A butter knife is a type of knife that is used to spread butter. You can tell how it differs from other knives by its dulled edge and rounded tip. Another way to distinguish butter knives from dinner knives is by their size.
The average butter knife measures between 5 and 7 inches. It’s designed in such a way that the edge will not tear into your bread while spreading butter, jam, or spreads onto slices of bread.
Something else you might not know about butter knives is that there are multiple variations. In this guide, I’ll go over the different variations of butter knives and their uses, as well as how butter knives differ from spreader knives and conventional kitchen knives.
Butter Knife Variations
Many of us have a single image in mind when we think of butter knives. In my case, a butter knife is a knife with a narrow, dulled blade made of stainless steel. The tip of the blade is rounded so that it will not shred through untoasted slices of bread when spreading your favorite spread. It will also have a tapered handle, which is also made of stainless steel and is integrated with the blade.
The picture I described above may be what the majority of you guys think of when anyone mentions butter knives, but did you know that there are actually over a dozen variations of this simple utensil? We can tell the different variations of butter knives apart by their utilization, how they’re designed, and what they’re made of.
Master butter knife
A master butter knife is the type of butter knife described above. Something else worth noting is that the stainless-steel blade has a dulled edge and an even duller edge. The dull edge can be used for sawing through bagels and bread rolls in a pinch, whereas the duller edge is used mainly for spreading.
A butter spreader looks a lot like a traditional butter knife, but it has several points of difference. The first is that the blade is offset from the handle, giving you better leverage when scooping jam and cream cheese out of their containers.
Corn butter knife
As its name suggests, a corn butter knife is a type of knife that is used to spread butter almost exclusively on corn. It mainly consists of 2 parts—a semi-circle blade that is bolted or riveted onto a plastic handle.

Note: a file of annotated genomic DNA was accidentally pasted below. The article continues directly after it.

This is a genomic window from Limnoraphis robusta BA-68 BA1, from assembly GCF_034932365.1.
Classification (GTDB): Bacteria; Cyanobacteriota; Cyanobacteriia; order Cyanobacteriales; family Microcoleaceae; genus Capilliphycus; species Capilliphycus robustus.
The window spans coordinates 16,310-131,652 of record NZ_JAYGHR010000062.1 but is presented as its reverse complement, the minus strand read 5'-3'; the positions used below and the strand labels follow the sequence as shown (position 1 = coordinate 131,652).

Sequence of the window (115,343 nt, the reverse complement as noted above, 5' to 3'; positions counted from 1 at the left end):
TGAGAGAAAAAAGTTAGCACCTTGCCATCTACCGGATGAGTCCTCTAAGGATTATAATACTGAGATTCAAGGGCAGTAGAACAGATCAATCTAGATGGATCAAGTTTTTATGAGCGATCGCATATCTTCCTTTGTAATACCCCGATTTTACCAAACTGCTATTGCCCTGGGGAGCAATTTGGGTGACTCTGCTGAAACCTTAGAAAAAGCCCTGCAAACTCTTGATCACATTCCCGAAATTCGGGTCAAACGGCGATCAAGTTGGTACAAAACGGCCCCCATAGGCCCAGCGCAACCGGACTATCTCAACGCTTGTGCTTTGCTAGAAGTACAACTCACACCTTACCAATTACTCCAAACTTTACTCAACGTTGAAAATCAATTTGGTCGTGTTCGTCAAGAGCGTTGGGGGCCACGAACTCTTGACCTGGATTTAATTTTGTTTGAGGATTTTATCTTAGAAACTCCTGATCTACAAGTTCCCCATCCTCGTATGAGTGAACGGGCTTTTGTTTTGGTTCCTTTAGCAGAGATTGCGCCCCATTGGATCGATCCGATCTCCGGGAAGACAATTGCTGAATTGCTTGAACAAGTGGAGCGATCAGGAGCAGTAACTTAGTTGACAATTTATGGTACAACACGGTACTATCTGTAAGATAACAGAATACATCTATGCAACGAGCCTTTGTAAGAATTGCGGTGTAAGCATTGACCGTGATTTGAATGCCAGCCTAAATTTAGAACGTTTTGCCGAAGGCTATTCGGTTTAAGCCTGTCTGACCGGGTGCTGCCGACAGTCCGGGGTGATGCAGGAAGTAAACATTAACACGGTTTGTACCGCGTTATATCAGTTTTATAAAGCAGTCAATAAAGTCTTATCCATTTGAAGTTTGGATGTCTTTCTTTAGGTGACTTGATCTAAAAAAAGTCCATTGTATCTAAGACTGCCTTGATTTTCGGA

The shape of the blade allows it to adhere to the contours of an ear of corn, making it much easier for the butter to get into every nook and cranny between the individual kernels. However, because of their style, corn butter knives are not suited for much else.
Have you ever struggled to get the final few ounces of peanut butter or Nutella from the base of the jar? If so, then you should probably think about getting a ridged butter knife. This type of butter knife has a blade with a distinct ride on the tip that allows you to dig the blade into the tightest corners in cylindrical containers.
If you see the initials HH before the butter knife, that means the butter knife has a hollow handle. It looks and feels much like a master butter knife, but the main difference is that the handle is hollow except for the section of the blade that is secured in place with epoxy. As a result, HH butter knives are lighter and easier to handle.
The serrations on serrated butter knives are not used for slicing through meat. Instead, by dragging the blade at an angle across the top of a stick of butter, the knife produces cute curls of butter that do nothing but wow your guests.
Metal butter knives are what the majority of butter lovers are familiar with. The most common metal used in butter knives is stainless steel, which is known for its anti-corrosive properties (when treated right) and glimmering shine. Other metals used in butter knives include titanium, carbon steel, and Damascus.
A wooden butter knife is usually chiseled and carved out of a single block of wood, so the handle is integrated with the blade. The blades on wooden butter knives are usually wider than those of metal butter knives, allowing you to spread butter and jams more easily and evenly on large slices of toast. However, wood has very little chance of cutting through bread—at most, it will squish the bread.
A plastic butter knife is made completely out of plastic. The edge of the blade can cut through bagels and slices of bread somewhat easily, but it can also be used to collect the raw dough. Just be careful when handling tough doughs with a plastic butter knife since it doesn’t take much pressure to snap the plastic.
Ceramic butter knives are what some people would consider specialty, needlessly luxurious knives for spreading butter. They’re lightweight (not as light as wood or plastic, though), and they are fortified with other materials to make them more durable. Best of all, you can customize ceramic knives by getting different print patterns along the entire blade and handle.
Butter Knives vs. Spreader Knives and Kitchen Knives
Your options for spreading butter on slices of bread or cream cheese on bagels are virtually limitless. In a pinch, you could use your credit card to achieve similar results to butter knives. But let’s see what other kitchen utensils you can use for spreading butter and jams.
A spreader knife differs from a butter knife in that it has a sharpened edge. The tips of the blade also vary in style, from rounded to sharp tips. This type of knife is great for getting your spread out of its container and slicing through bread, cake, and cheese.
A kitchen knife is a tool that is used for cutting, chopping, dicing, julienning, and other cutting techniques. It will have a sharpened edge that pierces through the skin with minimal pressure, so be extra careful when using a kitchen knife to spread butter. Also, it can puncture the sides of plastic jars.